1. Easy come easy go
On Wednesday, Premier Li Keqiang did his thing – chairing the weekly State Council executive meeting.
Top of the agenda: Approving new draft regulations to improve the business registration system.
Li says easing business administration is vitally important for (Gov.cn 2):
- “Developing the socialist market economy”
- “Providing legal safeguards to … fair competition”
- “Promoting abundant employment”
Some context: Due in part to Li’s consistent efforts, more than 60 million new businesses were registered in the past five years (2016-2020) alone.
Li wants to make business registration even easier with:
- More timely, one-stop, and online services
- More convenient cross-provincial registrations and increased data sharing
- Simplified documentation requirements
That’s not all: The new regs make it easier for businesses to deregister – or just take a break.
- Businesses may be approved to close and deregister under streamlined processes if they promise to assume legal responsibilities and pay off debts, taxes, and wages.
- Businesses can formally pause operations for as long as three years, and avoid operational costs from accumulating during natural disasters, accidents, or public health emergencies.
Get smart: Offering companies an easy way out is just as important as eliminating entry and registration barriers.
2. Wang Yang tours Inner Mongolia
On Wednesday, Wang Yang, the chairman of the Chinese People’s Political Consultative Conference (CPPCC), wrapped up a four-city, three-day inspection tour of Inner Mongolia.
Some context: Inner Mongolia has a large percentage of ethnic minorities. Last year, it saw protests over plans to phase out Mongolian as a language of instruction.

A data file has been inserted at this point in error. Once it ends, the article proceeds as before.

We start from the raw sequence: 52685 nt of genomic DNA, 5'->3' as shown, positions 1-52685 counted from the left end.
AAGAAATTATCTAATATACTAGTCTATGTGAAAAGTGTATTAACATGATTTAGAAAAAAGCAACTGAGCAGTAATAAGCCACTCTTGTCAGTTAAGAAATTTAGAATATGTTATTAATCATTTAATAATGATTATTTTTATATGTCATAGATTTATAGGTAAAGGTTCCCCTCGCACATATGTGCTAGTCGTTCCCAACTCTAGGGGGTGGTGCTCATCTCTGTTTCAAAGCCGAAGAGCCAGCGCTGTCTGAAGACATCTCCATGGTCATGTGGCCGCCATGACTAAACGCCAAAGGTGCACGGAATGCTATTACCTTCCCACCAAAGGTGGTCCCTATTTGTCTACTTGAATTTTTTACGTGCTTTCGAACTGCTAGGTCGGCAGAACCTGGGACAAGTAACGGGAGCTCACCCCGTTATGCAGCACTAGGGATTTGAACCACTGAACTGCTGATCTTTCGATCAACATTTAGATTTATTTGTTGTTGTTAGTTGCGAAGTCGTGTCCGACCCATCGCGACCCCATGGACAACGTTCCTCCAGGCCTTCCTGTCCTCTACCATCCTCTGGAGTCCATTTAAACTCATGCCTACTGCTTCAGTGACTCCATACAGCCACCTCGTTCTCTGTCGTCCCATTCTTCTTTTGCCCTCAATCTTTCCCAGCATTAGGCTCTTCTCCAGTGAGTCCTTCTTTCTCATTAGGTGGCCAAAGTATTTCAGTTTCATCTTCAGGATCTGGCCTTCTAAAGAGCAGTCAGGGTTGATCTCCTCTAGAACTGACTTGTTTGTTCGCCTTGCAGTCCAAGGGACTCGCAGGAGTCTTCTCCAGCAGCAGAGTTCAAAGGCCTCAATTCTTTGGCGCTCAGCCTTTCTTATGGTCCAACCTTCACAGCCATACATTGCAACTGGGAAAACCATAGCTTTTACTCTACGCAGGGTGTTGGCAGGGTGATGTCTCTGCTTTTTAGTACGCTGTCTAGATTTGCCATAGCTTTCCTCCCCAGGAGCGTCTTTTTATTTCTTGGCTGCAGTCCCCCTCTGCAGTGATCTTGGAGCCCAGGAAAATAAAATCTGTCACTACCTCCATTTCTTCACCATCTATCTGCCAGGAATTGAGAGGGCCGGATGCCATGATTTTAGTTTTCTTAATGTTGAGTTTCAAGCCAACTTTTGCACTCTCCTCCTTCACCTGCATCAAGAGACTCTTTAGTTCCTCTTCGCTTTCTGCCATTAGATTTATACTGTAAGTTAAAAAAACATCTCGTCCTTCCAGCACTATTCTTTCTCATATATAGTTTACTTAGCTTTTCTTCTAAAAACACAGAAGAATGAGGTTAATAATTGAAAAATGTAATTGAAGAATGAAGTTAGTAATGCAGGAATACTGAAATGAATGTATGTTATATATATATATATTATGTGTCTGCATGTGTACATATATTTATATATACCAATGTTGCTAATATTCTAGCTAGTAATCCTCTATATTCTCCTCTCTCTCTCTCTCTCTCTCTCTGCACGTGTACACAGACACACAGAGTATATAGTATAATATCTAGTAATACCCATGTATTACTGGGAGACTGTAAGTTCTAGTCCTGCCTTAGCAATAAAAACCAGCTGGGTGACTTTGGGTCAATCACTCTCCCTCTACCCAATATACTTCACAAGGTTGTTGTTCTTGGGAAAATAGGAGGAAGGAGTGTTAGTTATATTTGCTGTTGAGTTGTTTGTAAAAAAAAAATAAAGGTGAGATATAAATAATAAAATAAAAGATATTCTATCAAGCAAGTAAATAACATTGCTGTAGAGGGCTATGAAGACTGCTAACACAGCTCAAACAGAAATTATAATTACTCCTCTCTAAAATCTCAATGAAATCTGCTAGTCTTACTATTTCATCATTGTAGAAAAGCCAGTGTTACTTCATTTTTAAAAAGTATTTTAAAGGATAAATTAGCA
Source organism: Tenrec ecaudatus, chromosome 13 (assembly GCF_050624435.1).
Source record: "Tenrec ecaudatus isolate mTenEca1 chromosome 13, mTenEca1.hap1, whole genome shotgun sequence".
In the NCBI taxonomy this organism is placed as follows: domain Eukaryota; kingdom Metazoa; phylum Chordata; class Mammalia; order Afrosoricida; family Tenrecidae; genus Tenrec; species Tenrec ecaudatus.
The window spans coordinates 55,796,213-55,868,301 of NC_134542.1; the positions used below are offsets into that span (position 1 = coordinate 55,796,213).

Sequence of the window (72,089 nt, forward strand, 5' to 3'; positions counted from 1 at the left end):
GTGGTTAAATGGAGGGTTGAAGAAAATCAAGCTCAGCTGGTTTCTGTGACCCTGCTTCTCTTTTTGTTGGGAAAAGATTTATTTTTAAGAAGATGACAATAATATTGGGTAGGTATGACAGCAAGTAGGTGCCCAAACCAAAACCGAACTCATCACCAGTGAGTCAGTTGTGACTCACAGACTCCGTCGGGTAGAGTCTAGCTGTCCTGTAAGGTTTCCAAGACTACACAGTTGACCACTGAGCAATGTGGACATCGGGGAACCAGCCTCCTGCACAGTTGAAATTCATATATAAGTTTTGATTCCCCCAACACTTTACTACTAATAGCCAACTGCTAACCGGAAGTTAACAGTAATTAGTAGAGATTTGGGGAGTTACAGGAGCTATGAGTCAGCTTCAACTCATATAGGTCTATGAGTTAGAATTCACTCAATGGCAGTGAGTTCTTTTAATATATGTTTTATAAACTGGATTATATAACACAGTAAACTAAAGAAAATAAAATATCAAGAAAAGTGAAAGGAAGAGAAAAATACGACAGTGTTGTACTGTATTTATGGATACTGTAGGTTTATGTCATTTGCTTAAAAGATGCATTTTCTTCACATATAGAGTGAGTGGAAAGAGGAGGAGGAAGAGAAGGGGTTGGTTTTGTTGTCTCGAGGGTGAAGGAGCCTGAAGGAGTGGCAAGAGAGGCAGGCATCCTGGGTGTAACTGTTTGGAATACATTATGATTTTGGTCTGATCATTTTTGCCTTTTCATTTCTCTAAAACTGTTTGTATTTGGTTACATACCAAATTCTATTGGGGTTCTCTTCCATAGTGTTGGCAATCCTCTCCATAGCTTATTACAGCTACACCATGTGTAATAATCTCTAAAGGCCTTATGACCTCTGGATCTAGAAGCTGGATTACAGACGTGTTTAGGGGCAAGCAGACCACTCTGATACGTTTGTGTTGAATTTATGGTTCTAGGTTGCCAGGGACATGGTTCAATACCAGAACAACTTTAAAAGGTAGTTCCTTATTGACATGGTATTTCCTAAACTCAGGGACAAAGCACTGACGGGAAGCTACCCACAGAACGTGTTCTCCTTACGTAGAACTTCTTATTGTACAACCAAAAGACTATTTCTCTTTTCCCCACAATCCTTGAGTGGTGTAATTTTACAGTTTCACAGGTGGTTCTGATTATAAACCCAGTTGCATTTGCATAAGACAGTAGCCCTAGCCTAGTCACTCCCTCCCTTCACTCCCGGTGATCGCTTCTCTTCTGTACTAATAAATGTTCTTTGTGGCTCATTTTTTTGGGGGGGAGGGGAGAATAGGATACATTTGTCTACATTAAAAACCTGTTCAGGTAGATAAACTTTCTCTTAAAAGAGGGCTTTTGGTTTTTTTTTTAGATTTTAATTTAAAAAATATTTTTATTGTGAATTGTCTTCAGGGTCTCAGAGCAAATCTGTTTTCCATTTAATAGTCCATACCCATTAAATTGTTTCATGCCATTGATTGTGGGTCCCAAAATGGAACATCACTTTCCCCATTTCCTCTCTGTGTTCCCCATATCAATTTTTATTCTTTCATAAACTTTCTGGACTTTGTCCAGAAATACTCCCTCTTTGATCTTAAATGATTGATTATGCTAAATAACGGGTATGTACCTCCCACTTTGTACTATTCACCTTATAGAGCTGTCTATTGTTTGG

Wang was there to continue pushing Mandarin (CPC People):
- “It is necessary to accelerate the promotion of the national common spoken and written language [and] do a solid job in the promotion of using national standardized textbooks.”
- “This allows the people of all ethnic groups to better access scientific and cultural knowledge, be more employable, and integrate into modern society.”
Wang also said unity is more important than autonomy:
- “The exercise of autonomy in autonomous regions must be predicated on ensuring the implementation of the constitution, national laws, and central government decrees to maintain the unity of the socialist legal system.”
Get smart: The Party sees pairing economic development with a push for ethnic unity as the right recipe for stabilizing China’s border regions.
The bottom line: Beijing’s approach toward ethnic minority groups has shifted.
- The focus is now on assimilating these groups, rather than granting them greater autonomy.
3. You might have forgotten the holiday, but it didn’t forget you…
Today is China’s National Security Education Day!
Some context: This holiday was declared in the National Security Law, as of 2015, to promote public awareness of national security issues.
The Ministry of State Security (MSS) got festive with an editorial in the People’s Daily on Thursday.
Unsurprisingly, MSS shared some security concerns:
- “We must be soberly aware that various hostile forces have not stopped…subversion and sabotage of the Party leadership…and are always planning ‘color revolutions’ in our country.”
The ministry is standing firm against:
- “All kinds of risks and challenges to the Party leadership and the socialist system”